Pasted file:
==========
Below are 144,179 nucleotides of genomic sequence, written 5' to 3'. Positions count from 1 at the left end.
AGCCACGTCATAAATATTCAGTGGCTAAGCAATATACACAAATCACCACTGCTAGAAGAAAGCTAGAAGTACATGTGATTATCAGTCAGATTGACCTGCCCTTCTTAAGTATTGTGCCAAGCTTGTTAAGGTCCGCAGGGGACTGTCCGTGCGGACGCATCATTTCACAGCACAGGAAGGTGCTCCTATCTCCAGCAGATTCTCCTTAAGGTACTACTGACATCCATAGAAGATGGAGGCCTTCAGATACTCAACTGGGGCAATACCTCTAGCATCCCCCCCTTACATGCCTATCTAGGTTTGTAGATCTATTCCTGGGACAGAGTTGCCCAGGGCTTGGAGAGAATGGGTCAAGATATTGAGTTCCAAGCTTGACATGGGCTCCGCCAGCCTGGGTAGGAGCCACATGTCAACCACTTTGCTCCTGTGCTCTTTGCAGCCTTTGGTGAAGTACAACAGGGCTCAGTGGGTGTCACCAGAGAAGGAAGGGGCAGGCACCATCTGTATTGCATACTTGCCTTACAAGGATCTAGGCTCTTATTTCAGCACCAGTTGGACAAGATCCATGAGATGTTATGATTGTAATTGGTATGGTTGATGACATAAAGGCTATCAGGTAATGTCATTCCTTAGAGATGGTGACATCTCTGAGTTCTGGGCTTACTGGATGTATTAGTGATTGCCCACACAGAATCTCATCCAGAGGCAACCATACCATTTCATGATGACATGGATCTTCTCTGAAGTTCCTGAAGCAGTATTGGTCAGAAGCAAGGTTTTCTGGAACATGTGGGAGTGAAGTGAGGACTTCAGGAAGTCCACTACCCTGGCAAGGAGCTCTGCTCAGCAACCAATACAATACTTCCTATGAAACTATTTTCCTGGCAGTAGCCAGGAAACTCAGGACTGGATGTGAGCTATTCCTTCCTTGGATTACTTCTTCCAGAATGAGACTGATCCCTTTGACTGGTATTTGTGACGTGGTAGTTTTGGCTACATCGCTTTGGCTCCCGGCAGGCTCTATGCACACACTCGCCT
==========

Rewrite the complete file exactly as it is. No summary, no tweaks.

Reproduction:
Below are 144,179 nucleotides of genomic sequence, written 5' to 3'. Positions count from 1 at the left end.
AGCCACGTCATAAATATTCAGTGGCTAAGCAATATACACAAATCACCACTGCTAGAAGAAAGCTAGAAGTACATGTGATTATCAGTCAGATTGACCTGCCCTTCTTAAGTATTGTGCCAAGCTTGTTAAGGTCCGCAGGGGACTGTCCGTGCGGACGCATCATTTCACAGCACAGGAAGGTGCTCCTATCTCCAGCAGATTCTCCTTAAGGTACTACTGACATCCATAGAAGATGGAGGCCTTCAGATACTCAACTGGGGCAATACCTCTAGCATCCCCCCCTTACATGCCTATCTAGGTTTGTAGATCTATTCCTGGGACAGAGTTGCCCAGGGCTTGGAGAGAATGGGTCAAGATATTGAGTTCCAAGCTTGACATGGGCTCCGCCAGCCTGGGTAGGAGCCACATGTCAACCACTTTGCTCCTGTGCTCTTTGCAGCCTTTGGTGAAGTACAACAGGGCTCAGTGGGTGTCACCAGAGAAGGAAGGGGCAGGCACCATCTGTATTGCATACTTGCCTTACAAGGATCTAGGCTCTTATTTCAGCACCAGTTGGACAAGATCCATGAGATGTTATGATTGTAATTGGTATGGTTGATGACATAAAGGCTATCAGGTAATGTCATTCCTTAGAGATGGTGACATCTCTGAGTTCTGGGCTTACTGGATGTATTAGTGATTGCCCACACAGAATCTCATCCAGAGGCAACCATACCATTTCATGATGACATGGATCTTCTCTGAAGTTCCTGAAGCAGTATTGGTCAGAAGCAAGGTTTTCTGGAACATGTGGGAGTGAAGTGAGGACTTCAGGAAGTCCACTACCCTGGCAAGGAGCTCTGCTCAGCAACCAATACAATACTTCCTATGAAACTATTTTCCTGGCAGTAGCCAGGAAACTCAGGACTGGATGTGAGCTATTCCTTCCTTGGATTACTTCTTCCAGAATGAGACTGATCCCTTTGACTGGTATTTGTGACGTGGTAGTTTTGGCTACATCGCTTTGGCTCCCGGCAGGCTCTATGCACACACTCGCCT